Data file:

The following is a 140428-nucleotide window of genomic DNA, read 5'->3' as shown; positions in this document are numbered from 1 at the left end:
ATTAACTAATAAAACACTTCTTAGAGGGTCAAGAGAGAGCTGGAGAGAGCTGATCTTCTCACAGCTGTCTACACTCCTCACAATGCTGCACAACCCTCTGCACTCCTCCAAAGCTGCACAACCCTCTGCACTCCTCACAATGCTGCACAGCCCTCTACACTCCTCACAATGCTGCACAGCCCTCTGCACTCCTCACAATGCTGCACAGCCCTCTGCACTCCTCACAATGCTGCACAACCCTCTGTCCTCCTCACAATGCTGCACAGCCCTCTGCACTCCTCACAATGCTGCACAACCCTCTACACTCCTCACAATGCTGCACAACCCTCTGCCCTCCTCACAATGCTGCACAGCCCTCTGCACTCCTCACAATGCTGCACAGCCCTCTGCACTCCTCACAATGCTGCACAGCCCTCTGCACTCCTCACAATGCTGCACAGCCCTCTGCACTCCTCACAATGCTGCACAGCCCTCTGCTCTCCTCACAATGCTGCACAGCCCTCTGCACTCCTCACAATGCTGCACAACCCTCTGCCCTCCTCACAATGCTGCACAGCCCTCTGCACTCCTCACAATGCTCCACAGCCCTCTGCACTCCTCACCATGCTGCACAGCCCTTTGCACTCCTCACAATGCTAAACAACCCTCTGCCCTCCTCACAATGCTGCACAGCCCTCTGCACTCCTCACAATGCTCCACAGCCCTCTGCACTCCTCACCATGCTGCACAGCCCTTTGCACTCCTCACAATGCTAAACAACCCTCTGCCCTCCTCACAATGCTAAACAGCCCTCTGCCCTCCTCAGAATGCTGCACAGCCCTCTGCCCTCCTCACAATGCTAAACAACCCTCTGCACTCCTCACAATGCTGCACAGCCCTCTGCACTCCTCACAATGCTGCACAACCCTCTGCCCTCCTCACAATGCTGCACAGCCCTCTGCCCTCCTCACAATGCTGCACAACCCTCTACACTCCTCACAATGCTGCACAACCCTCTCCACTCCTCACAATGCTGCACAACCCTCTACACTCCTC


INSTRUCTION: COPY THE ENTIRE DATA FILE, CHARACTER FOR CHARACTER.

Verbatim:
The following is a 140428-nucleotide window of genomic DNA, read 5'->3' as shown; positions in this document are numbered from 1 at the left end:
ATTAACTAATAAAACACTTCTTAGAGGGTCAAGAGAGAGCTGGAGAGAGCTGATCTTCTCACAGCTGTCTACACTCCTCACAATGCTGCACAACCCTCTGCACTCCTCCAAAGCTGCACAACCCTCTGCACTCCTCACAATGCTGCACAGCCCTCTACACTCCTCACAATGCTGCACAGCCCTCTGCACTCCTCACAATGCTGCACAGCCCTCTGCACTCCTCACAATGCTGCACAACCCTCTGTCCTCCTCACAATGCTGCACAGCCCTCTGCACTCCTCACAATGCTGCACAACCCTCTACACTCCTCACAATGCTGCACAACCCTCTGCCCTCCTCACAATGCTGCACAGCCCTCTGCACTCCTCACAATGCTGCACAGCCCTCTGCACTCCTCACAATGCTGCACAGCCCTCTGCACTCCTCACAATGCTGCACAGCCCTCTGCACTCCTCACAATGCTGCACAGCCCTCTGCTCTCCTCACAATGCTGCACAGCCCTCTGCACTCCTCACAATGCTGCACAACCCTCTGCCCTCCTCACAATGCTGCACAGCCCTCTGCACTCCTCACAATGCTCCACAGCCCTCTGCACTCCTCACCATGCTGCACAGCCCTTTGCACTCCTCACAATGCTAAACAACCCTCTGCCCTCCTCACAATGCTGCACAGCCCTCTGCACTCCTCACAATGCTCCACAGCCCTCTGCACTCCTCACCATGCTGCACAGCCCTTTGCACTCCTCACAATGCTAAACAACCCTCTGCCCTCCTCACAATGCTAAACAGCCCTCTGCCCTCCTCAGAATGCTGCACAGCCCTCTGCCCTCCTCACAATGCTAAACAACCCTCTGCACTCCTCACAATGCTGCACAGCCCTCTGCACTCCTCACAATGCTGCACAACCCTCTGCCCTCCTCACAATGCTGCACAGCCCTCTGCCCTCCTCACAATGCTGCACAACCCTCTACACTCCTCACAATGCTGCACAACCCTCTCCACTCCTCACAATGCTGCACAACCCTCTACACTCCTC